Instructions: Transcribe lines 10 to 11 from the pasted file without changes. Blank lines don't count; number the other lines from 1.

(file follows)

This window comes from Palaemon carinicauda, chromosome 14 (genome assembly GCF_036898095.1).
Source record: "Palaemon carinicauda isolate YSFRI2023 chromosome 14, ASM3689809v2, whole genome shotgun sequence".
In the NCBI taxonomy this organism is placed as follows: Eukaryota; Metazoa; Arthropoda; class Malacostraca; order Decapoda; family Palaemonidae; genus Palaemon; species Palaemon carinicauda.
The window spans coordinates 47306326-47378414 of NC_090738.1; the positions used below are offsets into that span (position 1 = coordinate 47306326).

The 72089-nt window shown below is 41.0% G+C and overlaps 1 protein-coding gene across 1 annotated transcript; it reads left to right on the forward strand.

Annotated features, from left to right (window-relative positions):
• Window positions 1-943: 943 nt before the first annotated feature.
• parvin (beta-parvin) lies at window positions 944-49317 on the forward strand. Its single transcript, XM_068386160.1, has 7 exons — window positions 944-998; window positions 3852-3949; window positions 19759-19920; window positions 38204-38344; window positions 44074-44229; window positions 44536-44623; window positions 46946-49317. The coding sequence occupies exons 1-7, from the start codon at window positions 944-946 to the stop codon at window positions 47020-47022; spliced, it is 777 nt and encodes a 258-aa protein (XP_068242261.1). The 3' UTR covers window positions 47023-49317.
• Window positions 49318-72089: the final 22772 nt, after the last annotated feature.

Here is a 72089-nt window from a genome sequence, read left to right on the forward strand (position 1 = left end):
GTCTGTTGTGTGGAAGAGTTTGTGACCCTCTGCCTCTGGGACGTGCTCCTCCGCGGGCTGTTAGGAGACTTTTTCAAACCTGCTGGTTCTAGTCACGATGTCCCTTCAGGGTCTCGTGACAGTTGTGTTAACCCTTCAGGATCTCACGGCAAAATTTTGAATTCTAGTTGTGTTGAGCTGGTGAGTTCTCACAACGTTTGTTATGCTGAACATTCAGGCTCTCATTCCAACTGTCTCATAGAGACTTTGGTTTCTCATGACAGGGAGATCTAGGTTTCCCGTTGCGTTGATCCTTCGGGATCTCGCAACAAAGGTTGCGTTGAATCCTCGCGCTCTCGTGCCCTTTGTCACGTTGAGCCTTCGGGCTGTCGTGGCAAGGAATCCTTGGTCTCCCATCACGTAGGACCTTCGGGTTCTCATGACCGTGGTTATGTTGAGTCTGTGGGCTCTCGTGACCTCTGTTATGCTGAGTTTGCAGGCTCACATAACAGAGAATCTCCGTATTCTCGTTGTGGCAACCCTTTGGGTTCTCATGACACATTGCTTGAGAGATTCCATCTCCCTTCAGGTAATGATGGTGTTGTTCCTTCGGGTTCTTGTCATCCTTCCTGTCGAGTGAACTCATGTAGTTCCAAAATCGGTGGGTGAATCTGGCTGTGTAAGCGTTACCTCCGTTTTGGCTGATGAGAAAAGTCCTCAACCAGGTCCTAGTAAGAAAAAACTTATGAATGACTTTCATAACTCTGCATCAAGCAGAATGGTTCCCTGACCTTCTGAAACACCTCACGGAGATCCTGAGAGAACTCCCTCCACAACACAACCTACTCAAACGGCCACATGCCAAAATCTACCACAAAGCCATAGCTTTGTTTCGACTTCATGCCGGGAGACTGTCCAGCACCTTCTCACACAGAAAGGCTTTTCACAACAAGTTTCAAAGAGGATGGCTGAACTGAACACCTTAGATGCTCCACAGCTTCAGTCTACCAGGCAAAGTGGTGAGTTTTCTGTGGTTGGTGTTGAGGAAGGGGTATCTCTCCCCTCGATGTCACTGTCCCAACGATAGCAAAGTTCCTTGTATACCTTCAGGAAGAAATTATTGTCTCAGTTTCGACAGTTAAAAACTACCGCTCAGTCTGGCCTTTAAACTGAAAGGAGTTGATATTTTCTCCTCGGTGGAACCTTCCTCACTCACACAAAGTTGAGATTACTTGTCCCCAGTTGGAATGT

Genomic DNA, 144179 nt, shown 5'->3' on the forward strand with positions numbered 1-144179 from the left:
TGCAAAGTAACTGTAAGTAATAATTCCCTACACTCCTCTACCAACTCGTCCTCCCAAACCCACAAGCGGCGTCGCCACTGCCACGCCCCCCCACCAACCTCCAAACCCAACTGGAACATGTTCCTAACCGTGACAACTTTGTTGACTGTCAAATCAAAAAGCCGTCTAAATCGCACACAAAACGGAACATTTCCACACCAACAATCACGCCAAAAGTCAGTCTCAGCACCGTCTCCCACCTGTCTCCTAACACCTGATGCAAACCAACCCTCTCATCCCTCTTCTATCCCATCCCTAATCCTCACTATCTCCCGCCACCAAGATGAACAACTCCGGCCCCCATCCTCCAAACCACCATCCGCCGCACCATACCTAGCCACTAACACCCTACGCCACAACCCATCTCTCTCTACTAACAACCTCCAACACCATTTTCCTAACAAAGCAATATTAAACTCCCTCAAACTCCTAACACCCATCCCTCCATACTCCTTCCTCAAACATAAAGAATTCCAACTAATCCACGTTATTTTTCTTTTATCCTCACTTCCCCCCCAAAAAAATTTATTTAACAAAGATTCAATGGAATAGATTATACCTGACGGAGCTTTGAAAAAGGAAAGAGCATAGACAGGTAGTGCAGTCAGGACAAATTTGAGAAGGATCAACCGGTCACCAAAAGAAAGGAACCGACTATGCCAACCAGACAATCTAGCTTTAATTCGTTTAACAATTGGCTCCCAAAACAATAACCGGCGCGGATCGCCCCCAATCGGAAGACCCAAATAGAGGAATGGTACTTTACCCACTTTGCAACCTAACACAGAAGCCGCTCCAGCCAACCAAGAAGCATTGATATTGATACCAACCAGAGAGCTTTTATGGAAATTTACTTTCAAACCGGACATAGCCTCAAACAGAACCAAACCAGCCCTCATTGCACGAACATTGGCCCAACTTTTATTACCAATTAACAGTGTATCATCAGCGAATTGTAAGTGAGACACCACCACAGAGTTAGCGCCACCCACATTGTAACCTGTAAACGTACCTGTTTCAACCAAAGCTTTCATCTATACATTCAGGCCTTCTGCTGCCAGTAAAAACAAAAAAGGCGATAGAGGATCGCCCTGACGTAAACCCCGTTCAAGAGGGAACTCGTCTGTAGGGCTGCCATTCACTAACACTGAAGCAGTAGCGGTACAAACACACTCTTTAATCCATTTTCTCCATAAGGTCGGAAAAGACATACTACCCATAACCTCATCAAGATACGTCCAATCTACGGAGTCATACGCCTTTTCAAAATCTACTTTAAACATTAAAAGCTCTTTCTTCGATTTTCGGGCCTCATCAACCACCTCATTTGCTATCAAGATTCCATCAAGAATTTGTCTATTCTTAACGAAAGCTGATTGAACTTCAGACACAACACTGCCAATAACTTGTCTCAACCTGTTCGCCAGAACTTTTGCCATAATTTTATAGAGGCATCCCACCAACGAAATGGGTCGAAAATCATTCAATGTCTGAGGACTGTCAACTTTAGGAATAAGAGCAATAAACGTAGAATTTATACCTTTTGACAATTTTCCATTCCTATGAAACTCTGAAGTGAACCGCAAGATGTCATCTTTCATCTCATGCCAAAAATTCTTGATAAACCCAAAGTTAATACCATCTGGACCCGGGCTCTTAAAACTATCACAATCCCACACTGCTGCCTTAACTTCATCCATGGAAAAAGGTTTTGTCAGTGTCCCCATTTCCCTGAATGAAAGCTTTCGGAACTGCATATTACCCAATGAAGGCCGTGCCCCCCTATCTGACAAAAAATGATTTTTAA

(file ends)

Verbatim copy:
Here is a 72089-nt window from a genome sequence, read left to right on the forward strand (position 1 = left end):
GTCTGTTGTGTGGAAGAGTTTGTGACCCTCTGCCTCTGGGACGTGCTCCTCCGCGGGCTGTTAGGAGACTTTTTCAAACCTGCTGGTTCTAGTCACGATGTCCCTTCAGGGTCTCGTGACAGTTGTGTTAACCCTTCAGGATCTCACGGCAAAATTTTGAATTCTAGTTGTGTTGAGCTGGTGAGTTCTCACAACGTTTGTTATGCTGAACATTCAGGCTCTCATTCCAACTGTCTCATAGAGACTTTGGTTTCTCATGACAGGGAGATCTAGGTTTCCCGTTGCGTTGATCCTTCGGGATCTCGCAACAAAGGTTGCGTTGAATCCTCGCGCTCTCGTGCCCTTTGTCACGTTGAGCCTTCGGGCTGTCGTGGCAAGGAATCCTTGGTCTCCCATCACGTAGGACCTTCGGGTTCTCATGACCGTGGTTATGTTGAGTCTGTGGGCTCTCGTGACCTCTGTTATGCTGAGTTTGCAGGCTCACATAACAGAGAATCTCCGTATTCTCGTTGTGGCAACCCTTTGGGTTCTCATGACACATTGCTTGAGAGATTCCATCTCCCTTCAGGTAATGATGGTGTTGTTCCTTCGGGTTCTTGTCATCCTTCCTGTCGAGTGAACTCATGTAGTTCCAAAATCGGTGGGTGAATCTGGCTGTGTAAGCGTTACCTCCGTTTTGGCTGATGAGAAAAGTCCTCAACCAGGTCCTAGTAAGAAAAAACTTATGAATGACTTTCATAACTCTGCATCAAGCAGAATGGTTCCCTGACCTTCTGAAACACCTCACGGAGATCCTGAGAGAACTCCCTCCACAACACAACCTACTCAAACGGCCACATGCCAAAATCTACCACAAAGCCATAGCTTTGTTTCGACTTCATGCCGGGAGACTGTCCAGCACCTTCTCACACAGAAAGGCTTTTCACAACAAGTTTCAAAGAGGATGGCTGAACTGAACACCTTAGATGCTCCACAGCTTCAGTCTACCAGGCAAAGTGGTGAGTTTTCTGTGGTTGGTGTTGAGGAAGGGGTATCTCTCCCCTCGATGTCACTGTCCCAACGATAGCAAAGTTCCTTGTATACCTTCAGGAAGAAATTATTGTCTCAGTTTCGACAGTTAAAAACTACCGCTCAGTCTGGCCTTTAAACTGAAAGGAGTTGATATTTTCTCCTCGGTGGAACCTTCCTCACTCACACAAAGTTGAGATTACTTGTCCCCAGTTGGAATGT